Greg Granstrom will face Kathy Moore for the mayor’s seat in November’s municipal election.

Greg Granstrom will face Kathy Moore for the mayor’s seat in November’s municipal election.

Municipal election candidates announced

Incumbent Greg Granstrom will face Kathy Moore for the mayor’s seat in November’s municipal election.

Greg Nesteroff

Rossland News

Incumbent Greg Granstrom will face Kathy Moore for the mayor’s seat in November’s municipal election. Granstrom is in his third term as Rossland’s mayor while Moore is in her second term as a councillor.

Granstrom, 61, said his decision to seek re-election “required considerable thought” given that the term length is increasing from three to four years. “I had to make sure my family was on board and supported my commitment,” he said.

Moore, who filed her paperwork Tuesday, said she has been seriously thinking about running for the city’s top job for the last year, but “I pretty much decided I was going to do it around June.”

Granstrom said he didn’t know if voters would hold him personally responsible for the Jason Ward affair, in which over $180,000 worth of contracts were awarded to the former chief building inspector’s company for upgrades to the arena, without council’s knowledge.

“I can’t affect what people think on that matter. I continue to do my job and think I do it quite well,” Granstrom said. “There are still some matters before the courts, but in general we have an action plan that we’re moving forward with to ensure we do our best to limit any possible errors.”

A municipal auditor general’s report released in the spring found the city’s capital procurement process had been “compromised” and that many transactions they reviewed “did not meet the standards taxpayers would expect of their local government.”

The city is suing Ward, alleging the work his company did was worth substantially less than for what it was paid. Ward is countersuing, saying the then-city manager knew about his company. He denies any fraud or overpayment and claims the city has slandered him.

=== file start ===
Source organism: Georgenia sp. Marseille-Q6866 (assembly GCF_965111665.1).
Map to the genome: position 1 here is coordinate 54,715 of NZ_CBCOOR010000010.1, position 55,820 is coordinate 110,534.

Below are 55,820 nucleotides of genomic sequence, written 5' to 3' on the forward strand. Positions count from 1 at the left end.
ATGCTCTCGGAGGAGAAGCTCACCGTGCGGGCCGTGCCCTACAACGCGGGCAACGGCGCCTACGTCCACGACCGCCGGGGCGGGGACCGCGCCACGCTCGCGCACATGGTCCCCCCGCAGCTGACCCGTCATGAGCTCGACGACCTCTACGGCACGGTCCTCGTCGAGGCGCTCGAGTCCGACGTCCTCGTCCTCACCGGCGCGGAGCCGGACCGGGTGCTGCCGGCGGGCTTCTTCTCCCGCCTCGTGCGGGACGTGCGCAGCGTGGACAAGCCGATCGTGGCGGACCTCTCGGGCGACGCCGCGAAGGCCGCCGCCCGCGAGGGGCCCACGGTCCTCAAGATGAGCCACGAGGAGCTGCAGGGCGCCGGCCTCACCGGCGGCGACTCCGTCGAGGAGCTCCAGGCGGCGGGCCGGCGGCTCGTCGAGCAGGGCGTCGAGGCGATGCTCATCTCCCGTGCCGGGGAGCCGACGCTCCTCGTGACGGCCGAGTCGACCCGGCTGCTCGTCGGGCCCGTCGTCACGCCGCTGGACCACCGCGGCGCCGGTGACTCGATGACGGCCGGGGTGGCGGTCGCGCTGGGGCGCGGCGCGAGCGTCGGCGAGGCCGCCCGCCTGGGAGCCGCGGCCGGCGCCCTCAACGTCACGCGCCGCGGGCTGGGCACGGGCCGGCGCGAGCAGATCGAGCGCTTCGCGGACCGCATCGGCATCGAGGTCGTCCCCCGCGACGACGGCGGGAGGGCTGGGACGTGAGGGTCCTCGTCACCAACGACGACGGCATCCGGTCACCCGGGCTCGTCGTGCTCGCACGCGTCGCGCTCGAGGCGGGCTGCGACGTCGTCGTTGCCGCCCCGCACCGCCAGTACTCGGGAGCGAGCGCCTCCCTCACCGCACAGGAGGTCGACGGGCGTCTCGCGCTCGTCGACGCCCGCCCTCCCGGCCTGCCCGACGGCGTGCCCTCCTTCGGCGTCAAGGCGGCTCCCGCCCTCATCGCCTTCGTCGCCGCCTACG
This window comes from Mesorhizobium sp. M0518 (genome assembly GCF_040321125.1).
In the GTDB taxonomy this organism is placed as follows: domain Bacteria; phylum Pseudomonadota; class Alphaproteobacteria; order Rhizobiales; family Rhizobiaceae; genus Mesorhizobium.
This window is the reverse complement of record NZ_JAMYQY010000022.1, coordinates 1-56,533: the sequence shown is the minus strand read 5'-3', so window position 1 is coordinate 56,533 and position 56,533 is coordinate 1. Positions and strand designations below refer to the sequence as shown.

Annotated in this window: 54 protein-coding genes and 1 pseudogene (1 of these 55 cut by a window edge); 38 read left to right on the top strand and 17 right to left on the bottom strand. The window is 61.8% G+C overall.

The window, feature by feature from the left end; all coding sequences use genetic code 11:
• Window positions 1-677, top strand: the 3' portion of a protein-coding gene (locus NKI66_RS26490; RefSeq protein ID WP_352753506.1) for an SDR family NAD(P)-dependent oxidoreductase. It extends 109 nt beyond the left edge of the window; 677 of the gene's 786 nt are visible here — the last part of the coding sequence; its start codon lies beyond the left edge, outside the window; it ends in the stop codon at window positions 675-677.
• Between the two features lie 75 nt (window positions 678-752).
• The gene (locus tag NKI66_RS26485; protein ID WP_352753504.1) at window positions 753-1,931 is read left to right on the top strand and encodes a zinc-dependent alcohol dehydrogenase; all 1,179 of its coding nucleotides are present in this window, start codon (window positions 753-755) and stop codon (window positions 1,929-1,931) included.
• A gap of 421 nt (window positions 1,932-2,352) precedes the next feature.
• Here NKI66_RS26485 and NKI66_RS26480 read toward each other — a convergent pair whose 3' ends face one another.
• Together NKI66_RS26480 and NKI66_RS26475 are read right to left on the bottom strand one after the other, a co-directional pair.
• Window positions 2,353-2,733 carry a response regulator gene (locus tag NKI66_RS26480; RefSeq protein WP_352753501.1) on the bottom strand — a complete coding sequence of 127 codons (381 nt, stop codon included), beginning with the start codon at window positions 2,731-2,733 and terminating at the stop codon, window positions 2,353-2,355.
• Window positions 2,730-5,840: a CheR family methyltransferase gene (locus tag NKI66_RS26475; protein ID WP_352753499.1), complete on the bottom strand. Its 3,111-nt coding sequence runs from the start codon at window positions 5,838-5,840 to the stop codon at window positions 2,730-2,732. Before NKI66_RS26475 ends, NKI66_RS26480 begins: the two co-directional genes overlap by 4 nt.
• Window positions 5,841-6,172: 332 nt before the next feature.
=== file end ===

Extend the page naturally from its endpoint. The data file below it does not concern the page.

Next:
Moore, who brought the matter to light in late 2012, said she’s pleased there will be a race for mayor this time. Granstrom was acclaimed three years ago.

“It’s better to have two different perspectives, leadership styles, and give residents a choice,” said Moore, who believes her style is “more open and inclusive.”

“Everyone is devoted to the community, but it’s how you come across. I don’t want people to feel intimidated [by city hall],” she said. “I was disappointed we didn’t communicate more with citizens this term, and want to make sure we do a better job of involving people.”

She hopes committees of citizens can work with council and staff to “solve thornier issues.”

Granstrom said if re-elected, he hopes to continue rebuilding the city’s infrastructure. “It’s one of the key drivers of economic development and sustainability,” he said. “Infrastructure investment is key. But we also have to remember cities are more than pipes and roads. It’s also people.”

Granstrom said a key issue over council’s next term is the regional sewer line, for which Trail proposes to build a pipe and pedestrian bridge across the Columbia River. Rossland, however, has suggested there may be more cost-effective options.

Granstrom, who doubles as the city’s regional district representative,  suggested his knowledge of the issue would be an asset.

“We need some strong representation to be maintained on that board — people with some historical knowledge of the entire situation so we don’t repeat mistakes of the past,” he said.

Moore agreed the sewer line issue needs to be resolved and said she hopes for greater collaboration with the city’s neighbours.

She also wants to ensure any hiring decisions are made with “lots of thought and consideration” following an “open and competitive” process.

Moore is involved in a novel way to get the community involved in the election process. She is partnering with Thoughtexchange, a Rossland-based company, to give community members input through an online consultation.

Participants were asked three open-ended questions about Rossland and are now viewing the answers and assigning stars to the ones they liked best, regardless of whether they contributed their thoughts initially. That stage of the process runs through October 7.

Granstrom retired a few years ago from Warfield’s public works department. Moore is retired from a career in sales management consulting.

So far only a few other people have put their names forward for office: Aaron Cosbey and Andrew Zwicker have indicated they are running for council.

The nomination period opened Tuesday and continues until October 10. Voting day is November 15.

— With files from Sarah Fox